Today’s A:360 discusses a few suggested ways to measure the return on investment (ROI) for your analytics initiatives. A common question I receive is “how do we determine the effectiveness of our analytics efforts?”. This podcast’s intent is to present a few possible ways to answer that very question about measuring analytics ROI.
Welcome to today’s A:360. My name is Brewster Knowlton, and today we’re going to be talking about some ways that you can measure return on investment for your data and analytics initiatives.
As analytics initiatives become much more commonplace in even the smallest organizations, there will always be the question: “How are we evaluating whether or not we are getting a strong analytics ROI – a strong return on our investment, for both time and resources, in our analytics initiatives?”
We’re going to cover a few different ways to measure this. These are good starting points, by no means is this going to be a compressive or exhaustive conversation about analytics ROI. However, it’s going to be something that gets the conversation started, while giving you a few ideas to get going with your own analytics initiatives and ROI calculations.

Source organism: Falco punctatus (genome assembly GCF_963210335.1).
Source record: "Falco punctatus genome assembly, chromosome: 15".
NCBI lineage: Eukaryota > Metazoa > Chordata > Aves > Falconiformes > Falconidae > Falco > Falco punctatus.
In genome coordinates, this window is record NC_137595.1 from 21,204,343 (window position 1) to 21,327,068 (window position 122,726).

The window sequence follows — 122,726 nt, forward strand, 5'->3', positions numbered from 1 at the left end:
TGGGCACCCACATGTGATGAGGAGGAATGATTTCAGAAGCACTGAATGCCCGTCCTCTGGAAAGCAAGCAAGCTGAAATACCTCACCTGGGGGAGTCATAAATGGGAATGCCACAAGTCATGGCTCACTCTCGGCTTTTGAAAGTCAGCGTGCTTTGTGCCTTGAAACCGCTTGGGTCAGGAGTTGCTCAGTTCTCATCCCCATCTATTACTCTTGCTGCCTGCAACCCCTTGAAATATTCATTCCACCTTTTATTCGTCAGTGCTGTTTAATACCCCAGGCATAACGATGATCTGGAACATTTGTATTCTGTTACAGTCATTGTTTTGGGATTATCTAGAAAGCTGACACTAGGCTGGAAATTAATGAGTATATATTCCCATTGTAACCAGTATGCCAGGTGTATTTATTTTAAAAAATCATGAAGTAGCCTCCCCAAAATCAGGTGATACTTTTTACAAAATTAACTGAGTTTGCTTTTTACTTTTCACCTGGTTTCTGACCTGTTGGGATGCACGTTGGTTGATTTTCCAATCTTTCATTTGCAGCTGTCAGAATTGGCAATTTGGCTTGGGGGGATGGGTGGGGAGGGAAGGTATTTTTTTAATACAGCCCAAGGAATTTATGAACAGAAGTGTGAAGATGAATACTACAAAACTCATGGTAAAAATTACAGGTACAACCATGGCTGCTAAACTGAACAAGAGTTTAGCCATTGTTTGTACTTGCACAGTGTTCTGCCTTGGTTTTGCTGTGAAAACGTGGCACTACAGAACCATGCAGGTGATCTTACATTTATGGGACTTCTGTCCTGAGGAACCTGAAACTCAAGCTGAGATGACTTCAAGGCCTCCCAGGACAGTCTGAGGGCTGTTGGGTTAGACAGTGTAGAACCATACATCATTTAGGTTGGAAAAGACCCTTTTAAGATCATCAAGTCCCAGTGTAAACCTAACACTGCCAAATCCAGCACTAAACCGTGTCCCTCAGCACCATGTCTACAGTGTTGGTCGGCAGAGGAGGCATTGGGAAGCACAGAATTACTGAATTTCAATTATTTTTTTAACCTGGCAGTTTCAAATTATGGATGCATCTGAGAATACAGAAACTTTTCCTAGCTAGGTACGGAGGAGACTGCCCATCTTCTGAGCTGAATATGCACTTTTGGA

My starting point for anything related to analytics ROI is going to be, “How can I reduce the time it takes my staff to be able to produce reports or some data-driven analysis?”
Reduce Manual Reporting Efforts
I find that (we will look at this in the context of a credit union or a bank) for a financial institution with a billion dollars in assets, there are between 4,000-6,000 hours (minimum) that can be automated through the use of improved reporting and analytics. This would most likely be through the integration of data and/or the automated extraction of data from applications that don’t allow for easy data extraction.
This is what our previous podcasts and articles talking about data inventories or report inventories are getting at. That is, how much time is it taking on a monthly or weekly basis to produce those reports?
Once you have that time calculation, you can back into the opportunity cost of your staff manually producing these reports. You can do this by taking the percentage of their time spent (in a month, let’s say) on producing what could be automated reports, multiplied by their compensation and benefits expense. Then, you are able to get a number that’s telling you how much it costs your staff to do manual continue to gather data and produce reports. For organizations in the first 18-24 months of their analytics initiatives, this is where you’re probably going to get the biggest bang for your buck and the biggest return on investment. Frankly, you’ll also make a lot of friends in the process as you’re going to give people a lot of time back per week or per month.